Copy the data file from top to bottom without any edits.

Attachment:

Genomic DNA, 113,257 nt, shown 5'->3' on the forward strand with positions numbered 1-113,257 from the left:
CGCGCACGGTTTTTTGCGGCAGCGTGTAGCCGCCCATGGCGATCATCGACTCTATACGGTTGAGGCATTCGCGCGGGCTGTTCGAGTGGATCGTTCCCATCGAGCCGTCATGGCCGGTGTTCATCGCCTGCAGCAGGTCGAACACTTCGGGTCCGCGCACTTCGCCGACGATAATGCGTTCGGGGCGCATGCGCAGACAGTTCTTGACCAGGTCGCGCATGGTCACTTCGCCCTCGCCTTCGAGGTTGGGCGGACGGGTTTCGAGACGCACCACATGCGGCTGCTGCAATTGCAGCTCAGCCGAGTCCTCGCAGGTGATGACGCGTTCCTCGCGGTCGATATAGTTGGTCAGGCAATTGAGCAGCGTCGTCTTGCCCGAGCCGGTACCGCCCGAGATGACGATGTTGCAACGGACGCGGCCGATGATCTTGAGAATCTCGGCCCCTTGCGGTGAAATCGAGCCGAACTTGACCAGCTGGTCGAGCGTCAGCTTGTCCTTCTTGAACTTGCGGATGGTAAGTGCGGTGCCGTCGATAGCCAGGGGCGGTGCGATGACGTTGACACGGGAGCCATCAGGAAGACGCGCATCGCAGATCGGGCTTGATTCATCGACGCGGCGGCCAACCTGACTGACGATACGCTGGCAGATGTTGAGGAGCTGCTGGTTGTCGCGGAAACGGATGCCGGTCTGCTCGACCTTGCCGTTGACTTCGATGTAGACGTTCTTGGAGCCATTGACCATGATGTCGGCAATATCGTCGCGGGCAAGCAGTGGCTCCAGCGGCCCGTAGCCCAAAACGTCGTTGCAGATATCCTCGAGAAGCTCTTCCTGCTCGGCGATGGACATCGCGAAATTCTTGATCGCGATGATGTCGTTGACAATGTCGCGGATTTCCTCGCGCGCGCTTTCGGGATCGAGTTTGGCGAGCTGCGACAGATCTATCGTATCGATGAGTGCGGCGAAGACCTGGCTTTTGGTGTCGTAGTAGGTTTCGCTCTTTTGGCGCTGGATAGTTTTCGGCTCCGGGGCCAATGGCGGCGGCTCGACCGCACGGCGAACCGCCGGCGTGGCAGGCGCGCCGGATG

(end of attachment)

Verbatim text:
Genomic DNA, 113,257 nt, shown 5'->3' on the forward strand with positions numbered 1-113,257 from the left:
CGCGCACGGTTTTTTGCGGCAGCGTGTAGCCGCCCATGGCGATCATCGACTCTATACGGTTGAGGCATTCGCGCGGGCTGTTCGAGTGGATCGTTCCCATCGAGCCGTCATGGCCGGTGTTCATCGCCTGCAGCAGGTCGAACACTTCGGGTCCGCGCACTTCGCCGACGATAATGCGTTCGGGGCGCATGCGCAGACAGTTCTTGACCAGGTCGCGCATGGTCACTTCGCCCTCGCCTTCGAGGTTGGGCGGACGGGTTTCGAGACGCACCACATGCGGCTGCTGCAATTGCAGCTCAGCCGAGTCCTCGCAGGTGATGACGCGTTCCTCGCGGTCGATATAGTTGGTCAGGCAATTGAGCAGCGTCGTCTTGCCCGAGCCGGTACCGCCCGAGATGACGATGTTGCAACGGACGCGGCCGATGATCTTGAGAATCTCGGCCCCTTGCGGTGAAATCGAGCCGAACTTGACCAGCTGGTCGAGCGTCAGCTTGTCCTTCTTGAACTTGCGGATGGTAAGTGCGGTGCCGTCGATAGCCAGGGGCGGTGCGATGACGTTGACACGGGAGCCATCAGGAAGACGCGCATCGCAGATCGGGCTTGATTCATCGACGCGGCGGCCAACCTGACTGACGATACGCTGGCAGATGTTGAGGAGCTGCTGGTTGTCGCGGAAACGGATGCCGGTCTGCTCGACCTTGCCGTTGACTTCGATGTAGACGTTCTTGGAGCCATTGACCATGATGTCGGCAATATCGTCGCGGGCAAGCAGTGGCTCCAGCGGCCCGTAGCCCAAAACGTCGTTGCAGATATCCTCGAGAAGCTCTTCCTGCTCGGCGATGGACATCGCGAAATTCTTGATCGCGATGATGTCGTTGACAATGTCGCGGATTTCCTCGCGCGCGCTTTCGGGATCGAGTTTGGCGAGCTGCGACAGATCTATCGTATCGATGAGTGCGGCGAAGACCTGGCTTTTGGTGTCGTAGTAGGTTTCGCTCTTTTGGCGCTGGATAGTTTTCGGCTCCGGGGCCAATGGCGGCGGCTCGACCGCACGGCGAACCGCCGGCGTGGCAGGCGCGCCGGATG